By: Joseph Brennan, CPA
In our article from last month, Confused About Reserves?, we explored different ways an organization might define their reserves. The true accounting definition for reserves is an organization’s net assets. While this is the most comprehensive measure, the complexities of accounting for net assets lead many organizations to define and measure their reserves differently - an investment portfolio of non-operating cash and investments for example. While organizations might argue about how to best define reserves, all organizations will agree that establishing and maintaining reserves are critical to long-term success.
When considering the importance of establishing and maintaining reserves, it is helpful to divide reserves into two categories: operating reserves and programmatic reserves.
A general operating reserve exists to provide essential financial stability to an organization. In the short-term, the general operating reserve might be necessary to ensure adequate cash flow is maintained during lean periods of the entity’s operating cycle. Even an entity who achieves a balanced budget might have periods where cash outflows are greater than cash inflows. With a general operating reserve in place, organizations can fall back on their own resources as opposed to turning to more expensive, external sources.
In the longer term, the general operating reserve is necessary for the organization to survive extended periods of economic downturn. Today, more than ever, we are acutely aware of how unstable our economy can be. Common sense tells us how sensible it is to establish a substantial general operating reserve. Our constituents, on the other hand, might even tell us how irresponsible it is to not!
In addition to the general operating reserve, organizations might want to establish more defined operating reserves. Examples of these include:
Reserves for various capital expenditures (building purchases, significant building renovations, new membership database software)
Reserves for self-funded insurance plans
Programmatic reserves relate to mission specific activity. These reserve funds support future growth initiatives and might include items like the following:
Establishing a new member accreditation program
Lobbying efforts related to proposed legislation
Development of a scholarship fund for worthy recipients
The importance of each type of reserve, and specific purposes in particular, depends on many factors. With guidance from their boards, management should consider their resources, along with the needs of their staff and constituents in order to determine the relative importance of each of their organization’s reserve needs. The establishment and maintenance of the general operating reserve should nearly always be given priority over more defined operating or programmatic reserves. While new programs might be important (even critical to preserve or increase membership levels for example), maintaining adequate cash flow and financial sustainability trumps all else.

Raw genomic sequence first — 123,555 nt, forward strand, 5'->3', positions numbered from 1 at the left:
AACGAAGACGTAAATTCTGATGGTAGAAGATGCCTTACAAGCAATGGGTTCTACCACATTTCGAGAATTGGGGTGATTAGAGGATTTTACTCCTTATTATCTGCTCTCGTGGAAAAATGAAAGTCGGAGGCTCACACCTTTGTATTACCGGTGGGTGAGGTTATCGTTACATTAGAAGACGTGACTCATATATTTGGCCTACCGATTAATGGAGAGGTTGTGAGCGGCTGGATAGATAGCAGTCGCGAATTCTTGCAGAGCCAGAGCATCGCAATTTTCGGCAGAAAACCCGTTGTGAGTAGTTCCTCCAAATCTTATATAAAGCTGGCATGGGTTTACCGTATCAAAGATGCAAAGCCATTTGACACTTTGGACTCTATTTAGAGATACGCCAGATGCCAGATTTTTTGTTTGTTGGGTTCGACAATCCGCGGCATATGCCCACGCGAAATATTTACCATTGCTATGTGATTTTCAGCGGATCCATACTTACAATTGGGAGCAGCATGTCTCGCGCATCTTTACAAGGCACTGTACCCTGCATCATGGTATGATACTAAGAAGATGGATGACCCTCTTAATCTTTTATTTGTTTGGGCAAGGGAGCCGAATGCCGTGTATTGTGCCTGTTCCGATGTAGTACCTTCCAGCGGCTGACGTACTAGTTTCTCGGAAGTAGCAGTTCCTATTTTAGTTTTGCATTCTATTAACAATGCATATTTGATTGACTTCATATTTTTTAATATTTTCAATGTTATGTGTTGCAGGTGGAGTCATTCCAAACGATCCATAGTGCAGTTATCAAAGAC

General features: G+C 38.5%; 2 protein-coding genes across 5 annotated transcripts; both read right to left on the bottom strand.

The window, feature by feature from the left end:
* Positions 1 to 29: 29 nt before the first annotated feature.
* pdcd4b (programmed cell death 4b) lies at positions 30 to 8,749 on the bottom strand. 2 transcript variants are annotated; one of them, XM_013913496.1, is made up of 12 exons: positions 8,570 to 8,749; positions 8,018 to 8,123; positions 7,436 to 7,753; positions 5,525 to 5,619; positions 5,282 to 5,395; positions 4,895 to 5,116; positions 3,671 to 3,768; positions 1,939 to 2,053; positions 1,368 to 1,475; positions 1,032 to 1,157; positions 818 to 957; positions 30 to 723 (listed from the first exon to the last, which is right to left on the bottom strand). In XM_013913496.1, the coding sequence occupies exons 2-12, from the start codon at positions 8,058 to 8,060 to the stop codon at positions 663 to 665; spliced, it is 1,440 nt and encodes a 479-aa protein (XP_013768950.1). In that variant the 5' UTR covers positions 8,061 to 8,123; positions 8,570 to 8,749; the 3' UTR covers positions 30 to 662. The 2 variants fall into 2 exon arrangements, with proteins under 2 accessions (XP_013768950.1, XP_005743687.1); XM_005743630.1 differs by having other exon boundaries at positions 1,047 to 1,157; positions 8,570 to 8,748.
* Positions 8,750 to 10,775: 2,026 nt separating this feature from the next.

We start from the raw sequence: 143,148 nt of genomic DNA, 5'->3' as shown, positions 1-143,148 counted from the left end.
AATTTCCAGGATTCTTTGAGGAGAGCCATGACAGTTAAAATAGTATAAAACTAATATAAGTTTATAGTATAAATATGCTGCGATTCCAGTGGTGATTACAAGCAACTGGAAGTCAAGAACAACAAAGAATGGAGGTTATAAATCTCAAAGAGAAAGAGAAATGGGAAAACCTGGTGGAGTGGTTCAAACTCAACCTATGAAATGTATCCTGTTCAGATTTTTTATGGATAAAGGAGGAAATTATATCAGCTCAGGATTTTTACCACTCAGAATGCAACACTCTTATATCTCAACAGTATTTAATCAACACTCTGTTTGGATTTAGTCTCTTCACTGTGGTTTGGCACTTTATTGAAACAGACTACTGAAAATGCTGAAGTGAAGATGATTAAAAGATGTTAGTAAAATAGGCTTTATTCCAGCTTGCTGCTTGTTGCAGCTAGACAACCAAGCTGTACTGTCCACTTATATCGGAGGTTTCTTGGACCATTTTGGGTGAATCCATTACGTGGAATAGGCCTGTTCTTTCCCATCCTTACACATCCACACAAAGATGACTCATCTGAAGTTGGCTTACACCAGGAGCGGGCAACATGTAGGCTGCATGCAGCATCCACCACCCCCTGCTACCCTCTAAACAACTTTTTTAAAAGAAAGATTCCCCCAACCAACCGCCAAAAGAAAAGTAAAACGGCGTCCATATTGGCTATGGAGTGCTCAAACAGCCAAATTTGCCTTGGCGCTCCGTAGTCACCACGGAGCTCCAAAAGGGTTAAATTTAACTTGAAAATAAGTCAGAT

Your organization is constantly changing. Of course, as the organization changes, so too do your goals, directives, and programs. With this in mind, it’s logical that prioritizing your organization’s reserve needs is an analysis that should be done on a recurring basis. Organizations should be aligning their budgets annually with their strategic plans. For this reason, performing this analysis in conjunction with your budgeting process makes the most sense.
Once you’ve established your reserve needs, how do you achieve them? The short answer is - make a profit! We all know that just like all for-profits entities, nonprofits need to make profits to survive too. The most prudent way to achieve your reserve targets is to budget annually for reasonably attainable surpluses. That’s the first step. The second, and perhaps harder step, is to maintain the discipline to set aside all budgeted (and unbudgeted) excess earnings until your reserve needs are met.
Nonprofit organizations have to strike a balance between establishing big enough reserves and providing a continuously high level of service to their constituents. So how do we measure the adequacy of our reserves? Stay tuned for next month’s newsletter in which we will address this question.
Joe Brennan is a chief financial officer in Tate & Tryon’s Outsourcing Services department and can be reached at firstname.lastname@example.org.